In 1998 I taught a new class at the University of Oregon called “Transgender History, Identity, and Politics.” Back then there were only one or two students who knew what “transgender” meant when I asked them on the first day of class. The others had enrolled either because the class hours fit their time schedules or because they had taken other classes with me and liked my teaching style (or had received a good grade!). I have taught the class several times over the past fifteen years, but this term I have noticed a distinct difference; it’s astonishing how the class composition and its general knowledge about the subject has been transformed in such a relatively short time. Change happens.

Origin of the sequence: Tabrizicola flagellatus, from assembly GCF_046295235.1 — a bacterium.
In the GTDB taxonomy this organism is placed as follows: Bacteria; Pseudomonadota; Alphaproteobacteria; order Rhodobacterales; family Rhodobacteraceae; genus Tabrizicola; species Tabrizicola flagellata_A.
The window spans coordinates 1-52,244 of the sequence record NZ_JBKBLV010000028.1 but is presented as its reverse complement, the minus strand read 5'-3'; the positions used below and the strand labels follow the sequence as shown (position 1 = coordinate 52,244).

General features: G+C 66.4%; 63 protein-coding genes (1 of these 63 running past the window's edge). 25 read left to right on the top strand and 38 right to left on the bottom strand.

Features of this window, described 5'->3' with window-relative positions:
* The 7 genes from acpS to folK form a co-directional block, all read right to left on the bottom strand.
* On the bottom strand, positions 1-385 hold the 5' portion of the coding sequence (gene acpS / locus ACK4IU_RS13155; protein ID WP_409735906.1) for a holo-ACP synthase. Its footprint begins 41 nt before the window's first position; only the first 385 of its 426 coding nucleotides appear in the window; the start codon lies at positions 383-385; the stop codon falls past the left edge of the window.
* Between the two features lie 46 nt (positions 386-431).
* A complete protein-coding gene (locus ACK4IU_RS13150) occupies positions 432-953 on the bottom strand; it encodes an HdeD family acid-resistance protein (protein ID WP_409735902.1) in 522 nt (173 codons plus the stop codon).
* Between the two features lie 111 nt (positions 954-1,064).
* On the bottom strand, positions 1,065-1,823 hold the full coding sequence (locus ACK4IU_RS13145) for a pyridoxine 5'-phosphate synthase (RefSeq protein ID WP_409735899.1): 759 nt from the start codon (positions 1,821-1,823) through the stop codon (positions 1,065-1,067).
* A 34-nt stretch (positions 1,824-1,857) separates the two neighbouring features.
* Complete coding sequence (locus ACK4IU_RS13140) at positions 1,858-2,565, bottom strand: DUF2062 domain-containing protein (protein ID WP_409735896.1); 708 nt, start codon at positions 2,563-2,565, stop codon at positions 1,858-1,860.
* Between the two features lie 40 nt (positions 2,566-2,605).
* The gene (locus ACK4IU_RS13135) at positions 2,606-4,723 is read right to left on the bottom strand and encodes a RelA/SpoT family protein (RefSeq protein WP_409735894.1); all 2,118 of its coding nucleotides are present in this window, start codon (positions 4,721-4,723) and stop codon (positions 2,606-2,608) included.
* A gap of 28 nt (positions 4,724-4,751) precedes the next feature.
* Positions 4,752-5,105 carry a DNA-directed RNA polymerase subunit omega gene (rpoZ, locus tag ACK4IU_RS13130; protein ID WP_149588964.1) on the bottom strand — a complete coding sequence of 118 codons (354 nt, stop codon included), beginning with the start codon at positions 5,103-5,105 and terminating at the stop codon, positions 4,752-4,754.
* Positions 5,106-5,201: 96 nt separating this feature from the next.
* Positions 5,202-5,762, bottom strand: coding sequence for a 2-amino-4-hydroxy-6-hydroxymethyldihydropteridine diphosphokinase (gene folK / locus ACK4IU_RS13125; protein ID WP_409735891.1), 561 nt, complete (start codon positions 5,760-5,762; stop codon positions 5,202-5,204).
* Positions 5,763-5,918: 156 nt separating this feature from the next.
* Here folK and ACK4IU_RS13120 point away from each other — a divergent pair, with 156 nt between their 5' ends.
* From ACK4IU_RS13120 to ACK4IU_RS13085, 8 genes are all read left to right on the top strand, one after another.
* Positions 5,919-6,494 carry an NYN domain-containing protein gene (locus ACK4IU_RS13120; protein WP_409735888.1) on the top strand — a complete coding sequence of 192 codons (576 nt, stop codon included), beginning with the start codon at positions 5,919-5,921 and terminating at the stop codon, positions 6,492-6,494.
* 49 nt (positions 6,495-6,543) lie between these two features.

At our first meeting we went over an online reading I had assigned in advance about the privileges of being cisgender. Drawing from the classic article by Peggy McIntosh, “White Privilege: Unpacking the Invisible Knapsack,” this website lists the ways in which non-trans people have privilege in a world that is so rigidly committed to the gender binary of male and female. For example, cisgendered people don’t get asked about their genitals much; trans people do, as others are always wondering if they’ve undergone any surgery to make their transition “real.” Cisgender people are taken seriously in their gender; trans people have to convince others that their identity isn’t fleeting (and so what if it was?). Cisgendered people have the luxury of having the pronouns used to designate them in a conversation match their identity. Some trans people have to constantly correct others about their pronoun usage, or just live with “mis-pronouning,” to use a term one of my students coined.